The Society, which was founded by Dr. Otto Tucker, is a cultural organisation formed to promote knowledge of and an appreciation for Newfoundland’s English-Wessex ancestry. Wessex (West Saxony) was the name of an old Anglo-Saxon Kingdom in southwestern England, and today it includes the counties of Devon, Dorset, Hampshire and Somerset.
According to the Society’s website, immigrants from Wessex began to settle in Newfoundland in the early 17th century. By the early 1800s they had founded numerous fishing villages and towns and comprised approximately 60 percent of the resident population.
When they arrived, the Wessex settlers in Newfoundland brought with them their folklore, their ways of speech, and their stories. It was these stories that intrigued me, as they are similar in many ways to our own legends of ghosts and fairies.
A colleague of mine, Colette, heard that I was giving the talk to the Wessex Society, and was instantly intrigued. She herself had experienced something ghostly in the village of Topsham, near Exeter in Devon.
“I have a very good friend who lives near Exeter in Devon,” she explains. “We were student midwives at the same teaching hospital and were even flat-mates. When we used to work night duty, the rotation (schedule) consisted of 8 nights on, 6 nights off.”
One time her friend invited Colette to her parents’ home in Devon. She had been there before and knew her parents well. Her mother had once been a nurse also and understood how exhausted the girls always were after a week block of night duty.
“She used to spoil us by bringing us tea and toast in bed in the morning, and cooking delicious lunches and suppers,” Colette remembers. “She used to get up early, before the entire household, to bake pies made from fruit that she had picked that morning from her own garden”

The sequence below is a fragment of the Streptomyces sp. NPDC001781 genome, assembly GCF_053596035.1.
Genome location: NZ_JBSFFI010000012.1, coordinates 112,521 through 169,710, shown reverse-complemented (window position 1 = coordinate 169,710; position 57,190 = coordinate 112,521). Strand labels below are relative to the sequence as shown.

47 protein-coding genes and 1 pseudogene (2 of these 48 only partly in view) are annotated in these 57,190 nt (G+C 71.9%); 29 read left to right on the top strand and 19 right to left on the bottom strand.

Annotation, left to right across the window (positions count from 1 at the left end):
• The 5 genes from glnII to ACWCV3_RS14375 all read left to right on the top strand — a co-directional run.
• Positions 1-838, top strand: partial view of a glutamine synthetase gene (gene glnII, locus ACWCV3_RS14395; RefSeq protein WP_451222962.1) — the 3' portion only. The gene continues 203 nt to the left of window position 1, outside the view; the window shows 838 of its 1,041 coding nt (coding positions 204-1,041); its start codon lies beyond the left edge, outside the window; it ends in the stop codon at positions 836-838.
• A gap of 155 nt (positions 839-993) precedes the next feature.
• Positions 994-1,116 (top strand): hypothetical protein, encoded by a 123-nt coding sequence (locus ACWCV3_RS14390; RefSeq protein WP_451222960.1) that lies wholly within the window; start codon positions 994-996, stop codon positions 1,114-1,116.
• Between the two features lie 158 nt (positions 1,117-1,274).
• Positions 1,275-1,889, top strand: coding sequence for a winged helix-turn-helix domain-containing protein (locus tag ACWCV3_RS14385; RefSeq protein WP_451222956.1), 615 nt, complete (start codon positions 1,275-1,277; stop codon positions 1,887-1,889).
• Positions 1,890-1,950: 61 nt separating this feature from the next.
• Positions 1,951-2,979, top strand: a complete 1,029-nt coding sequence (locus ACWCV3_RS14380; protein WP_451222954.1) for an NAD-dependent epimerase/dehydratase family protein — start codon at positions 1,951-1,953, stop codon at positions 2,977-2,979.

Colette was sleeping in a small rectangular bedroom, and had spread her suitcase out on what little floor space there was between the bed and the door.
“Before we went to sleep, my friend's mum said she would get us up in the morning, so we wouldn't sleep the day away,” Colette says. “Early on the first morning I heard my friend's mum enter the bedroom. She started approaching the bed where I was lying, in an unusual side-step fashion, as if she was stepping over obstacles in her way.”
The woman was bent forward, leaning over as if she was hunchbacked.
“As I knew I had spread my things over the floor, I did not want her to trip on anything, so to avoid her having to come into the room further to wake me up, I called out to her that I was already awake,” describes Colette. What happened next made Colette realize immediately that the figure was definitely not the mother of her friend.
“She was not carrying any tea or toast, and as soon as I spoke those words, she receded backwards and faded into the wall, the same wall that had the door on it, only to the other side of that wall, as she disappeared,” says Colette.
“That is my story!” she adds. “I was completely awake when I said out loud that I was awake. I was very scared, but my friend and her parents laughed it off. I have no idea if I was dreaming or in a light dream-state which made me think I was awake, but this is exactly what I experienced.”